. Allocating income for tax when property is jointly owned
· Splitting capital and revenue expenditure
· What counts as a garden for private residence relief?
Allocating income for tax when property is jointly owned
Property that is jointly-owned may be let out. As people are taxed individually, the income must be allocated in order to work out the tax that each joint owner is liable to pay. The ways in which income from jointly-owned property is taxed depends on the relationship between the owners.
Joint owners are not married or in a civil partnership
Assuming there is no property partnership, where property is jointly-owned by persons who are not married or in a civil partnership, the income arising from the property will normally be allocated in accordance with each person’s share in the property. Each person is taxed on the income that they receive.
Andrew, Alison and Anthony are siblings who own a property together which is let out. Andrew owns 50% of the property, Alison owns 30% and Anthony owns the remaining 20%.
The property generates rental income of £10,000. The income is allocated as follows in accordance with the ownership shares:
· Andrew: £5,000;
· Alison: £3,000; and
· Anthony: £2,000.
Each is taxed on the share that they receive.
The joint owners do not have to share profits in accordance with their ownership shares – they can agree a different split. If they do, they are taxed on what they actually receive.
Spouses and civil partners
Where property is owned jointly by spouses and civil partners, the default position is that the income is treated as being allocated 50:50 for tax purposes, regardless of the amounts that they actually receive. This can be useful from a tax planning perspective where spouses or civil partners have different marginal rates of tax. The no gain/no loss capital gains tax rules can be used to transfer a small share in a property to a spouse or civil partner paying tax at a lower rate, transferring 50% of the income for tax purposes in the process.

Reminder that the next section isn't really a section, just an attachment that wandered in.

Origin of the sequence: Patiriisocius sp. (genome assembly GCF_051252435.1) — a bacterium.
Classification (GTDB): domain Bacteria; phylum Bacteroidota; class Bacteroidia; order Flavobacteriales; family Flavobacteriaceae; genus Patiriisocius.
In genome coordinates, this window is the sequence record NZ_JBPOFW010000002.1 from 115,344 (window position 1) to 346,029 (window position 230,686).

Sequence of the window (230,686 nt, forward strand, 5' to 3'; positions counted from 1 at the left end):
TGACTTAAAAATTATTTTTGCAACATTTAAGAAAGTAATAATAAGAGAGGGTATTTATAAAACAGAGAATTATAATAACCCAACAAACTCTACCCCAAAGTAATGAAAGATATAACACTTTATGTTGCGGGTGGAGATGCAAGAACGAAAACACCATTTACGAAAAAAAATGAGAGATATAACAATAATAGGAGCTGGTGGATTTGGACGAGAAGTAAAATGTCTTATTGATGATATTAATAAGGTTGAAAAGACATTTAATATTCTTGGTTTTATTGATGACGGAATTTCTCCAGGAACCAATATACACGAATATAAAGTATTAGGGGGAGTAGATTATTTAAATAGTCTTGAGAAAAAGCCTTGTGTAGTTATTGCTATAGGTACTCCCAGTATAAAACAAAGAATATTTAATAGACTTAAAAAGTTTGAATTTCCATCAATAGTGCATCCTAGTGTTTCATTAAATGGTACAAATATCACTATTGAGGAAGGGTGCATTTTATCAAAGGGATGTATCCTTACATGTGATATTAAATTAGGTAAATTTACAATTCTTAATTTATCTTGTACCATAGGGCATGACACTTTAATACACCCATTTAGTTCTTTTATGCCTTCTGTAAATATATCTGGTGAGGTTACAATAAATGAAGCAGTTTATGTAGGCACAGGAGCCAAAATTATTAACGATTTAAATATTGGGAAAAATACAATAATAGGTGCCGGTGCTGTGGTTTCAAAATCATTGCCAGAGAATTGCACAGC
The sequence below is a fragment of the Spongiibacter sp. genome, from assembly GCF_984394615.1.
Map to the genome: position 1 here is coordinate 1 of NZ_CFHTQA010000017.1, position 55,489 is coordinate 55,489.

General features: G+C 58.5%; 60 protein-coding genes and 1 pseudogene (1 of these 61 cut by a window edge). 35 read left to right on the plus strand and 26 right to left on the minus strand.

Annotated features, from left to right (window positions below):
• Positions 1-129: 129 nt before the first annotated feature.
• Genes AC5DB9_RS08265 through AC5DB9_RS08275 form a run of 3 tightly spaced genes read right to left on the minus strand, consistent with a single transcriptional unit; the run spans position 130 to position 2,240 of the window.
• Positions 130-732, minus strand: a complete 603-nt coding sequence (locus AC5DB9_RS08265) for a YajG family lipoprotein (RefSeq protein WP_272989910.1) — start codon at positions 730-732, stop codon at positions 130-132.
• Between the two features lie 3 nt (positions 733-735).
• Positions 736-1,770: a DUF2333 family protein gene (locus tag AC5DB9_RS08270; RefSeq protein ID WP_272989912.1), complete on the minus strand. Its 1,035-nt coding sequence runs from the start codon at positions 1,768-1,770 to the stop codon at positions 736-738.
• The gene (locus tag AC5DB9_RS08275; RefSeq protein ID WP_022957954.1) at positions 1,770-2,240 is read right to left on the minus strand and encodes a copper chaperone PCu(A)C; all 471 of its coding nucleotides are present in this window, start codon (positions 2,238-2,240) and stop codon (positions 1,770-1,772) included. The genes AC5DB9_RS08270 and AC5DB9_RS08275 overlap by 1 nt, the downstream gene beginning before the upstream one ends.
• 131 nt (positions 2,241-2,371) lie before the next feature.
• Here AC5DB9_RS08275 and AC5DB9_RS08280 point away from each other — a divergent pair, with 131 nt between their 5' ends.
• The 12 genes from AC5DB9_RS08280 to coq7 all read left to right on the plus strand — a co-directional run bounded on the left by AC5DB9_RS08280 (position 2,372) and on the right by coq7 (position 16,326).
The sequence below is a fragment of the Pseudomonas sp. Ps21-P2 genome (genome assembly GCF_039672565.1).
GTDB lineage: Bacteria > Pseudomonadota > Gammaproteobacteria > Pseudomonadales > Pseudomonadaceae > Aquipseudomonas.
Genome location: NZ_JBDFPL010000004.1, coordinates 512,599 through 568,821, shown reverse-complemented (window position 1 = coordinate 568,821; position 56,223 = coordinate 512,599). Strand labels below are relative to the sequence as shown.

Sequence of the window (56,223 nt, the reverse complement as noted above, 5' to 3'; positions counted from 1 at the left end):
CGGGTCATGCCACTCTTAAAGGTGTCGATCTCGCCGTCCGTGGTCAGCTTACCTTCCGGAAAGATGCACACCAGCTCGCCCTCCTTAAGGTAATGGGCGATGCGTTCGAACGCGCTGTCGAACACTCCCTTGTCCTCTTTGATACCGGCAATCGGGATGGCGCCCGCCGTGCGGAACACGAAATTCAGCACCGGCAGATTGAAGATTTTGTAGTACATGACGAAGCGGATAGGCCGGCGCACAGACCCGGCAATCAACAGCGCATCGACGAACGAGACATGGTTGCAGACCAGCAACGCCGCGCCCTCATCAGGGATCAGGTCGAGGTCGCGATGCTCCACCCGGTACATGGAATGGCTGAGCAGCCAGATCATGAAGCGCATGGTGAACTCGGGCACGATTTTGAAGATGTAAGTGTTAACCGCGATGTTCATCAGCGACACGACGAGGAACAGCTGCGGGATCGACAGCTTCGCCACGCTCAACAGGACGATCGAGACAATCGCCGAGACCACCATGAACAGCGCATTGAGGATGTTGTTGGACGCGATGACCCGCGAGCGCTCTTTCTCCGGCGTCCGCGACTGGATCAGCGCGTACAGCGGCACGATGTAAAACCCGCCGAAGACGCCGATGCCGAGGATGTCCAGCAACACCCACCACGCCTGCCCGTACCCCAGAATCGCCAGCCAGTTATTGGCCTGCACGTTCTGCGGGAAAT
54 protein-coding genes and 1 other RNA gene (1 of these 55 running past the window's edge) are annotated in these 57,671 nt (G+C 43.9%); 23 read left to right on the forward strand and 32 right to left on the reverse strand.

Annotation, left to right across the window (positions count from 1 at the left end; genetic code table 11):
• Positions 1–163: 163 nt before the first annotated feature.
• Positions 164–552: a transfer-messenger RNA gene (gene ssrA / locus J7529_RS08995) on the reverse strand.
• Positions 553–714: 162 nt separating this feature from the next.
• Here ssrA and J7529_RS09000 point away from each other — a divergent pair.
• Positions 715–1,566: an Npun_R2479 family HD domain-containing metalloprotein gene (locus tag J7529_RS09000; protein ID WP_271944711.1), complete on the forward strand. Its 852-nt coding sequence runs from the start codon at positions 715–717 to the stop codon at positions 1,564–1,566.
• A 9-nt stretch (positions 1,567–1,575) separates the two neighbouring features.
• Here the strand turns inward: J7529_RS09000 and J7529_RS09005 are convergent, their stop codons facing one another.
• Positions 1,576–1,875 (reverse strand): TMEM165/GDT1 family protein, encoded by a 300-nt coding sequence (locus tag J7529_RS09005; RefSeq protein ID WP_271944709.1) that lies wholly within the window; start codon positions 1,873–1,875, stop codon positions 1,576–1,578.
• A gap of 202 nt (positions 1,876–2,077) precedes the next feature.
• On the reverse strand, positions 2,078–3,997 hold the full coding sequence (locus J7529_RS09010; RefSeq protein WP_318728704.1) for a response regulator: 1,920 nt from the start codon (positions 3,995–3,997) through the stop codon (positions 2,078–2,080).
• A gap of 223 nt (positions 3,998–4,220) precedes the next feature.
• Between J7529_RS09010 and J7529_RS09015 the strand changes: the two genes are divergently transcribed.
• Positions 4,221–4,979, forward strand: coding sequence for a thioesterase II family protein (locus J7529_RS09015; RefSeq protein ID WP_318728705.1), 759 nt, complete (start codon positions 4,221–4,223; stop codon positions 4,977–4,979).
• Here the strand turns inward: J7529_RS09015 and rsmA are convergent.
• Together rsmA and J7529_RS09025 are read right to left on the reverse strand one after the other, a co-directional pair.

Frank is a higher rate taxpayer. He owns a property generating rental income of £20,000 a year. He transfers a 5% stake in the property to his wife Felicity, whose only income is a salary of £15,000. Frank and Felicity are each taxed on £10,000 of the rental income.
Felicity pays tax at 20% on her share. Had the property remained in Frank’s sole name, he would have paid tax at 40% on the full amount of the rental income. Taking advantage of the rules saves them tax of £2,000 a year.
This rule does not apply to income from furnished holiday lettings.
Where spouses or civil partners own a property jointly in unequal shares, they can elect for the income to be taxed by reference to their underlying ownership shares. However, this is only possible where they own the property as tenants in common (and each own their own share); where the property is owned as joint tenants (and as such the owners have equal rights over the whole property), the income split remains 50:50.